Reverse Shot for President
If the recent events at the nefarious Republican National Convention taught us anything, it should be obvious that in the current American mentality direct address is more crucial than art-world acceptance.
It gives us unique access to American public and private spaces alike as they peddle their sacred wares to housewives in rollers, nervously chain-smoking cigarettes and wondering how they will be able to afford the enormous $40 volume before them, complete with full-color illustrations of the stations of the cross.
Though we’re probably not alone in this, America is too adept at forgetting the inconvenient, awkward, or shameful moments of its past, even when there’s so much to gain through simple, unadulterated remembrance. It’s the lesson of In the American Grain and a large part of Snow Falling’s power as well.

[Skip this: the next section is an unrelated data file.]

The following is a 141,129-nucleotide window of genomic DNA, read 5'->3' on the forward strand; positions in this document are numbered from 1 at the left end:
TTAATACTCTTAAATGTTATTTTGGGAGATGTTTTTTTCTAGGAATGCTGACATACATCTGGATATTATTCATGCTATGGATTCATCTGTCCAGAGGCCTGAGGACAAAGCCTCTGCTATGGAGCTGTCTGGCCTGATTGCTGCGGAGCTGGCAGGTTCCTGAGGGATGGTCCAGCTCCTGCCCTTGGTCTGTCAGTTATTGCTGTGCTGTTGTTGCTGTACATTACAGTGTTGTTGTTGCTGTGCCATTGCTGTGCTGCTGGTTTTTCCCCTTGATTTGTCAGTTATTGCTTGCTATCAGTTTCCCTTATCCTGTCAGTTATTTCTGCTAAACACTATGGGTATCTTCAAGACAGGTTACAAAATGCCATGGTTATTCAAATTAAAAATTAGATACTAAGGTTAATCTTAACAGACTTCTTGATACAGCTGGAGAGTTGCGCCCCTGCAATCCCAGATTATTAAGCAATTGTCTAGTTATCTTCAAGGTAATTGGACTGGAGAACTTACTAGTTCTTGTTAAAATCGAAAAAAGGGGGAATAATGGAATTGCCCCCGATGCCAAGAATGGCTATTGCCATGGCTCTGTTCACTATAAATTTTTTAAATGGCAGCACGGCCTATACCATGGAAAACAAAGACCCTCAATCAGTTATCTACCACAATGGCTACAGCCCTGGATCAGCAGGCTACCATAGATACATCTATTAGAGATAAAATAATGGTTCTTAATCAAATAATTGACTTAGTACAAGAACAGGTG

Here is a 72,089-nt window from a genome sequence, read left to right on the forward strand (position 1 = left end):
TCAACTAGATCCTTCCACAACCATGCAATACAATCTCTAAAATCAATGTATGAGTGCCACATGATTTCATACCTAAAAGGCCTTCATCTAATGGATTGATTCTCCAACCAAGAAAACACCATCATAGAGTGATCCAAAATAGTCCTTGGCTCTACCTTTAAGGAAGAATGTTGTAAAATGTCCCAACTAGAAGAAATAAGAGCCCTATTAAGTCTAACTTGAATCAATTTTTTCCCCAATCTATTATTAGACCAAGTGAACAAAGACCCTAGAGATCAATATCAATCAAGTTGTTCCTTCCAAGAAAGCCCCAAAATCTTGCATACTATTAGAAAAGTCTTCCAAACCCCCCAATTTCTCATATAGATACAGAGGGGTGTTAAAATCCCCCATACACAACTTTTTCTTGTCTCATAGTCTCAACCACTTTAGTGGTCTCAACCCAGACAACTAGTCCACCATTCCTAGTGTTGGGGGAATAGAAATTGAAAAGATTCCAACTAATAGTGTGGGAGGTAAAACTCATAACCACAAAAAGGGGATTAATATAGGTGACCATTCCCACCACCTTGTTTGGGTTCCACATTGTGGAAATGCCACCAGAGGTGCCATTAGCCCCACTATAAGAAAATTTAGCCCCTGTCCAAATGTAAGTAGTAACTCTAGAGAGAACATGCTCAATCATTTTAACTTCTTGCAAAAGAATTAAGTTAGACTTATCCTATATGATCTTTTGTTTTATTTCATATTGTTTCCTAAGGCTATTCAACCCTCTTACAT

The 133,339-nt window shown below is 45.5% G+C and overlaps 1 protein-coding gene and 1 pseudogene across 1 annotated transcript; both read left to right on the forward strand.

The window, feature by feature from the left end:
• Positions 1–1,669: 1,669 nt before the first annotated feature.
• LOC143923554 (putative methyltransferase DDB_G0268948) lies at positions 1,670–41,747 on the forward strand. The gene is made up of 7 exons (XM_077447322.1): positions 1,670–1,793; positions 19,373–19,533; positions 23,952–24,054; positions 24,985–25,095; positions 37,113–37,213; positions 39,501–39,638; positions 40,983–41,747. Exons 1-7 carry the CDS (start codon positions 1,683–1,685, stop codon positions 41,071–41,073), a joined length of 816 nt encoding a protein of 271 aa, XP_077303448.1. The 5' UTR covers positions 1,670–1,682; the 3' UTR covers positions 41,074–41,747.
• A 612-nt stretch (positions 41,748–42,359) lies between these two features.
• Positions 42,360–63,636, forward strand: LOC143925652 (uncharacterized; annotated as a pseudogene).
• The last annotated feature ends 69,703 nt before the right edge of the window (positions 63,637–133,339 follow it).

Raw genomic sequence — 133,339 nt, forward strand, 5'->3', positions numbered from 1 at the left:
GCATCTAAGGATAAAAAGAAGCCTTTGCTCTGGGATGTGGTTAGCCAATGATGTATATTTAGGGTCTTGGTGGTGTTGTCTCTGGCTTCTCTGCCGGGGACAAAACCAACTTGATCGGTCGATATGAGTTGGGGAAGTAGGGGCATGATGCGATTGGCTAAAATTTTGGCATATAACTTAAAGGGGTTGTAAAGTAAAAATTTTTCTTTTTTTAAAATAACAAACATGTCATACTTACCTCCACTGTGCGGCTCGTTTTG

We’re in the highly radicalized, politicized, and deeply angry world of British filmmaker Peter Watkins, probably the greatest filmmaker that you’ve never heard of. Watkins’s Punishment Park is his deepest incursion into the American psyche, and the centrality of violence in American political and social life.
It is difficult to view David Fincher’s 1999 polemic Fight Club and not recall the 9/11 attacks—in the final shot, two financial towers explode and collapse as Edward Norton and Helena Bonham Carter look on from a vantage point earlier dubbed “Ground Zero” by Brad Pitt.
Harold & Kumar features likable minority protagonists with fully developed, stereotype-defying, well rounded personalities and is also an enormously silly film, ultimately a series of juvenile set pieces selected for their ability to keep the audience giggling through sheer quantity over originality.